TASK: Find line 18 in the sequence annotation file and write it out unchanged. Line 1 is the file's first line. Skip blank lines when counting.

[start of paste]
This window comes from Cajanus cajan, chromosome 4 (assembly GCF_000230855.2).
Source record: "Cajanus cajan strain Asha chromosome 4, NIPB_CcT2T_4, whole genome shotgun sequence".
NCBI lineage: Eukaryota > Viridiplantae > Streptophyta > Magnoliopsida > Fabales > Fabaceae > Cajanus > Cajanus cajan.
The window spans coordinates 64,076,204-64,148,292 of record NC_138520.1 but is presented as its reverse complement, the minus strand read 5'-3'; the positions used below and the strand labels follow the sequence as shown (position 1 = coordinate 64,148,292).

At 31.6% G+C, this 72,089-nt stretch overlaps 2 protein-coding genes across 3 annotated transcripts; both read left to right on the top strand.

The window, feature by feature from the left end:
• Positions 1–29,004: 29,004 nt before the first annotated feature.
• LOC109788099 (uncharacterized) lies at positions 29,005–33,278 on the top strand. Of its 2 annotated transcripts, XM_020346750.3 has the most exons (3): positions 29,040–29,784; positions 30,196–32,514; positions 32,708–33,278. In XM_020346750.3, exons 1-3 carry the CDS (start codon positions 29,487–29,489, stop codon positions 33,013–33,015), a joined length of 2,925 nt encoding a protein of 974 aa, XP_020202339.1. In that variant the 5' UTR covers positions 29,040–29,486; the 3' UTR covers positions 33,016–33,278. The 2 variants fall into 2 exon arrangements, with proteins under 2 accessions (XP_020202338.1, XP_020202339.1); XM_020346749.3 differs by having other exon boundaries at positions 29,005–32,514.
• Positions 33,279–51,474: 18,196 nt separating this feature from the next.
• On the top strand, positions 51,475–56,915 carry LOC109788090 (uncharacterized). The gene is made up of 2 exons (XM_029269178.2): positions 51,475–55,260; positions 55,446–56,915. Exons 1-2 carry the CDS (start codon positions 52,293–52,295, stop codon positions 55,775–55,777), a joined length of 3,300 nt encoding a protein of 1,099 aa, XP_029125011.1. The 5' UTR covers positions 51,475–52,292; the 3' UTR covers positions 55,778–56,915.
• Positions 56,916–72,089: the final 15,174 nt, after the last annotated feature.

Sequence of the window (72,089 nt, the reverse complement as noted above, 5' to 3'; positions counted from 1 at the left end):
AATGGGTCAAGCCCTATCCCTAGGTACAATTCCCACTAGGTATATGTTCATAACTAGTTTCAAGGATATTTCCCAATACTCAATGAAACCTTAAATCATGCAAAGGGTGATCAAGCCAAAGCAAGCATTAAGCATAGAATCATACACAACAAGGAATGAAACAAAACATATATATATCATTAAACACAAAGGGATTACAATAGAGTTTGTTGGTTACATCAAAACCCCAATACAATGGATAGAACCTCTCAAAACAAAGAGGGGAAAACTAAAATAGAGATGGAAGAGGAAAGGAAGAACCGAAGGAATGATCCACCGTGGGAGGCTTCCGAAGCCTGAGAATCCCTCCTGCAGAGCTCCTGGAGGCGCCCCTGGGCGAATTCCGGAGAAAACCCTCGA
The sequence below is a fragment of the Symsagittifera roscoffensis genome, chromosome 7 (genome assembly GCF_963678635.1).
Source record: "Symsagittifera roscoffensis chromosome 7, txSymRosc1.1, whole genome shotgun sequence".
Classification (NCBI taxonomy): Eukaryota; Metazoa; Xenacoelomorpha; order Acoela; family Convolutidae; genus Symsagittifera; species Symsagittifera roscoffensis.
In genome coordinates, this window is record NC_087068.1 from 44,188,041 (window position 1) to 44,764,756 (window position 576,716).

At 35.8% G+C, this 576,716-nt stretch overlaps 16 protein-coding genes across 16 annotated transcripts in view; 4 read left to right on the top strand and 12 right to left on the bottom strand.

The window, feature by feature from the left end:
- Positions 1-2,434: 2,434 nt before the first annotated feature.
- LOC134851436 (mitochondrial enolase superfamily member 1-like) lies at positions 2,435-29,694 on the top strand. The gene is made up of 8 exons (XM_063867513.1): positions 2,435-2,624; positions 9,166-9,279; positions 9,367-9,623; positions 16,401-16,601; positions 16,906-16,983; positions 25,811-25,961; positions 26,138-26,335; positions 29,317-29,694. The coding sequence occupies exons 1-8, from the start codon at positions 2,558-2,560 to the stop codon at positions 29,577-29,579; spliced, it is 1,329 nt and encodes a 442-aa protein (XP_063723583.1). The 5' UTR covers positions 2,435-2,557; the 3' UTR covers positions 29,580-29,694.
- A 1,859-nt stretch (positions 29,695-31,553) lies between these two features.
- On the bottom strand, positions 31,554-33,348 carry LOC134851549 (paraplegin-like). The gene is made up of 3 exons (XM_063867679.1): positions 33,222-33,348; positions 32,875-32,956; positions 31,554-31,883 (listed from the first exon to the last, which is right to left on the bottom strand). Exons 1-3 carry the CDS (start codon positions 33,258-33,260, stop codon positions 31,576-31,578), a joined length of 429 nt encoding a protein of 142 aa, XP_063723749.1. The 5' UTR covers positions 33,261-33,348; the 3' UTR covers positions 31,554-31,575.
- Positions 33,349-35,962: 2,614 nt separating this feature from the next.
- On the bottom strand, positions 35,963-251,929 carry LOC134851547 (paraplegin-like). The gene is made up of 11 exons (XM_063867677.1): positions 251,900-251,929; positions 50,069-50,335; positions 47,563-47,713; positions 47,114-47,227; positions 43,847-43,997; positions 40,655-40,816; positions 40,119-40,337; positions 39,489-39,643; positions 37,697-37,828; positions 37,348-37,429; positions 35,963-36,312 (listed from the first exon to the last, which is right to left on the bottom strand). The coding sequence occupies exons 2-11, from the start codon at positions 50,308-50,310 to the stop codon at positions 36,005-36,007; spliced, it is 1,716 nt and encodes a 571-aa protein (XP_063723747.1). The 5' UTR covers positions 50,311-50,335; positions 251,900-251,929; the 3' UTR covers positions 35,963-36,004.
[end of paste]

At 35.8% G+C, this 576,716-nt stretch overlaps 16 protein-coding genes across 16 annotated transcripts in view; 4 read left to right on the top strand and 12 right to left on the bottom strand.